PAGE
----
Matt Gentile cops a rest in the man-size hueco that separates the two very different parts of Into the Black (V8). Photo: Julie Ellison

While plane tickets are surprisingly inexpensive, the cost of lodging is depressingly expensive. There are limited places to stay on the island and no huge hotels, but we found the lovely and climber-friendly Grape Tree Villa, a two-bedroom house that is only a few minutes’ walk from several climbing areas, including Spring Bay, the Baths, Honeycomb Palace, and Guavaberry Resort. The owners provide crashpads to people staying at the villa, and folks not staying there can rent them for $5 per day. The best part? Grape Tree has numerous colossal boulders right in the backyard, with a few established problems and even a little potential for new (read: really hard) climbs. Every morning we would wake up, make breakfast and coffee in the kitchen, walk five minutes to our chosen climbing area, spend the day playing on rocks, then return home to cook a delicious meal of fish and veggies on the gas grill. Post-dinner time was filled with adult beverages (VG has an odd assortment of beer, ranging from America’s Yuengling lager to South Africa’s Savanna cider, which is highly recommended), hours of conversation, and messing around on the backyard boulders.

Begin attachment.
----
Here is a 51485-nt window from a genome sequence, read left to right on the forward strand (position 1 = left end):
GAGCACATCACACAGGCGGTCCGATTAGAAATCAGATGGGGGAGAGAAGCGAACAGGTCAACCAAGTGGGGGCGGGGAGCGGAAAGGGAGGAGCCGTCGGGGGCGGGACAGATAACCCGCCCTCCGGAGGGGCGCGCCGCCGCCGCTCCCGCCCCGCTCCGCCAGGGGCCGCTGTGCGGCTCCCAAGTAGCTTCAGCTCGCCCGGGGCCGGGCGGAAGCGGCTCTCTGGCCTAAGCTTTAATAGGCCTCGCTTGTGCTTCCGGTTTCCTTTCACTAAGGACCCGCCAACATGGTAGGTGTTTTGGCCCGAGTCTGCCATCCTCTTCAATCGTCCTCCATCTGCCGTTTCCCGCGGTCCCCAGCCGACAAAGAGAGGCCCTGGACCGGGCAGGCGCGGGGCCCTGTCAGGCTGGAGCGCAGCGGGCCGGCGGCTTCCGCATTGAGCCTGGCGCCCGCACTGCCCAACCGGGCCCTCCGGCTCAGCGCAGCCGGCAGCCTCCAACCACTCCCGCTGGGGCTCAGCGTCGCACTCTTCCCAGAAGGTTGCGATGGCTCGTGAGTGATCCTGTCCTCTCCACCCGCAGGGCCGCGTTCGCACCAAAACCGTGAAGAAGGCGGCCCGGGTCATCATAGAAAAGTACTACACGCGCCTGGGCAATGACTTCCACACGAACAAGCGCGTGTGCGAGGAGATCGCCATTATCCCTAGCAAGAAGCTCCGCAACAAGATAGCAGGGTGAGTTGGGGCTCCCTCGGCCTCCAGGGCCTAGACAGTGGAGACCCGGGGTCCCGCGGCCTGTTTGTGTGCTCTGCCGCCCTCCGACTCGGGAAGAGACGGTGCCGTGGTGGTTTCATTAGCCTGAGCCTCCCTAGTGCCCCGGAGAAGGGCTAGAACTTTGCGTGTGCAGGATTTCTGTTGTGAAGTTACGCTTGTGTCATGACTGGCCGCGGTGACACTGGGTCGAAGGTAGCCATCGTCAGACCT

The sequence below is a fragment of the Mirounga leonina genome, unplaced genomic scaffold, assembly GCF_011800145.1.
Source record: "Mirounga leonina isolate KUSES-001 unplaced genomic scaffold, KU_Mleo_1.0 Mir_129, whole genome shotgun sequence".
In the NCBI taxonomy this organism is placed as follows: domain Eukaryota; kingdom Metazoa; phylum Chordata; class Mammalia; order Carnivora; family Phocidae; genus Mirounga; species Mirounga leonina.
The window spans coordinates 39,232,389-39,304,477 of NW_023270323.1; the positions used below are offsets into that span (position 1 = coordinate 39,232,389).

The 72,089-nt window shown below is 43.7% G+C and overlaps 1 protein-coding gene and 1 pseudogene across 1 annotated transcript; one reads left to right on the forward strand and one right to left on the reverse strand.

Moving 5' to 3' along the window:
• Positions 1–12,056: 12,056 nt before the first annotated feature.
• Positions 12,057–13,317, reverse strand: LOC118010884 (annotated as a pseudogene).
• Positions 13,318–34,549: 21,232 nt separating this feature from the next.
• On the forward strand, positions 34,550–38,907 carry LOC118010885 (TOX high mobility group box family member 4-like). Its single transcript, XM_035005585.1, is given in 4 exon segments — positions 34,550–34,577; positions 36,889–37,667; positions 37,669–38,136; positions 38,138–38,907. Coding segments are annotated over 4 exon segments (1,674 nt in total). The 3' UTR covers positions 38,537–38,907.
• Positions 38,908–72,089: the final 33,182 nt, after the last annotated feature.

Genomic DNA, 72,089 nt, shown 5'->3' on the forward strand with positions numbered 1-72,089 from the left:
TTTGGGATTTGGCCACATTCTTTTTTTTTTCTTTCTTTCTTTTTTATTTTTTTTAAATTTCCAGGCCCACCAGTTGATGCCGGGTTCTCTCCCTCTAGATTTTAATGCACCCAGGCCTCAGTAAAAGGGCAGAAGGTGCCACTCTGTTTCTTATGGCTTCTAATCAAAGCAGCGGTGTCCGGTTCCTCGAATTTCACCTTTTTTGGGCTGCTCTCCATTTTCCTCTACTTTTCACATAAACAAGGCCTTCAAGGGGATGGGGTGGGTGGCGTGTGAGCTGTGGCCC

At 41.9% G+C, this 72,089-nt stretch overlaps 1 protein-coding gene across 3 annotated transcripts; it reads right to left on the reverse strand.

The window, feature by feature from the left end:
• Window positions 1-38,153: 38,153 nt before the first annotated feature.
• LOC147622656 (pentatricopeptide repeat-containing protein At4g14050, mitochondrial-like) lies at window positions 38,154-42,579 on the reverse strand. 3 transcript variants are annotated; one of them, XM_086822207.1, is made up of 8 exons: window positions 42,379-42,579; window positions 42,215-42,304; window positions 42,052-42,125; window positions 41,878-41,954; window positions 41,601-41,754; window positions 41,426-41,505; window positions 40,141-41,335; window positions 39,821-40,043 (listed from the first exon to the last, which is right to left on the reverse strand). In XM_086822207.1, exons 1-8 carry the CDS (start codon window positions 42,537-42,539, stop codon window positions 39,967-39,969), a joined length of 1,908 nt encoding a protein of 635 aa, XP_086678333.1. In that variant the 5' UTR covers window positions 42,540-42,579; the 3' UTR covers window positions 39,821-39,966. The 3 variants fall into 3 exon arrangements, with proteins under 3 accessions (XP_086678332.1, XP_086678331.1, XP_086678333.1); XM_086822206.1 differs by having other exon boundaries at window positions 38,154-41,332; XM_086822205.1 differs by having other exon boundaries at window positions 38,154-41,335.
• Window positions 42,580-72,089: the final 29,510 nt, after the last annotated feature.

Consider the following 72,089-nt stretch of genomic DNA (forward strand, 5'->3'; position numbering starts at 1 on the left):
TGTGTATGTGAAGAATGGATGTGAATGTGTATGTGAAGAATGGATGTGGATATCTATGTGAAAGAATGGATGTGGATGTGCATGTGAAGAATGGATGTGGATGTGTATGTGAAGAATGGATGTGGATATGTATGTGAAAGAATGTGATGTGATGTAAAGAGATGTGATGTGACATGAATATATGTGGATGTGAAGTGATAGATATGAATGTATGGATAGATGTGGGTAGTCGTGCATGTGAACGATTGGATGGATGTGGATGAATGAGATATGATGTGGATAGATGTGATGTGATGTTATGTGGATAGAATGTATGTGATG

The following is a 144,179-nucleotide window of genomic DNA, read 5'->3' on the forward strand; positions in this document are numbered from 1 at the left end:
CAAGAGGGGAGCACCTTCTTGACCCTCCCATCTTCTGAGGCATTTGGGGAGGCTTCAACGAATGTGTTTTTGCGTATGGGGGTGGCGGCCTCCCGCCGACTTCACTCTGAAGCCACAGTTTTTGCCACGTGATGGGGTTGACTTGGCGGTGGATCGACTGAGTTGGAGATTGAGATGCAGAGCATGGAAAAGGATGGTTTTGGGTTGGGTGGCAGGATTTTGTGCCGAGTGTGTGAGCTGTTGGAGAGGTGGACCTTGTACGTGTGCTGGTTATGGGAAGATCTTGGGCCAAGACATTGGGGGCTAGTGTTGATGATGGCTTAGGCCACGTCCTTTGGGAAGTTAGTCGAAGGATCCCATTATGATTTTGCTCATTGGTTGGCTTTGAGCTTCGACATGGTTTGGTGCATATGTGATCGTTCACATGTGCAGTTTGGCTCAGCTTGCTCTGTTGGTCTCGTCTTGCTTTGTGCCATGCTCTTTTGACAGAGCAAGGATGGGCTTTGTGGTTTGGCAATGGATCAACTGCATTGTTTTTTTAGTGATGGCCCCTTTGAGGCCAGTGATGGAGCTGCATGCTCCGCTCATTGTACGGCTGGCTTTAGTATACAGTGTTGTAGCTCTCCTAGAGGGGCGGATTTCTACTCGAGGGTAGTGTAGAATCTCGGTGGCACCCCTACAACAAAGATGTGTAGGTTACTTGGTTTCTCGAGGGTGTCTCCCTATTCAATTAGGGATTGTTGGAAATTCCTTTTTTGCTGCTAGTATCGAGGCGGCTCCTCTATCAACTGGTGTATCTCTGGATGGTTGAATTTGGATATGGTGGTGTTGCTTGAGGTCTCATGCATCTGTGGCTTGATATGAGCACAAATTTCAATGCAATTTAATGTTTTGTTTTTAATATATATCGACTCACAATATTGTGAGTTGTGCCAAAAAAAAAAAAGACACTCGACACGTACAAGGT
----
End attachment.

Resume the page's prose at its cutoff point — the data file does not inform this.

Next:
The Group

One vital lesson for international travel: The people you’re with can make or break the entire trip. Similar to glacier travel where you can only move as fast as your slowest party member, the group dynamic will rise and fall based on the mood of the lowest common denominator. Meaning if one person decides to be cranky and irritable, it will undoubtedly bring everybody else down. There were six of us on this island escapade, a group that would prove to be so perfectly matched and well-balanced it was hard to believe we hadn’t all been traveling and climbing together for half our lives.

Jimmy Webb does a mid-climb skin check while working the moves on Into the Black on toprope. Photo: Julie Ellison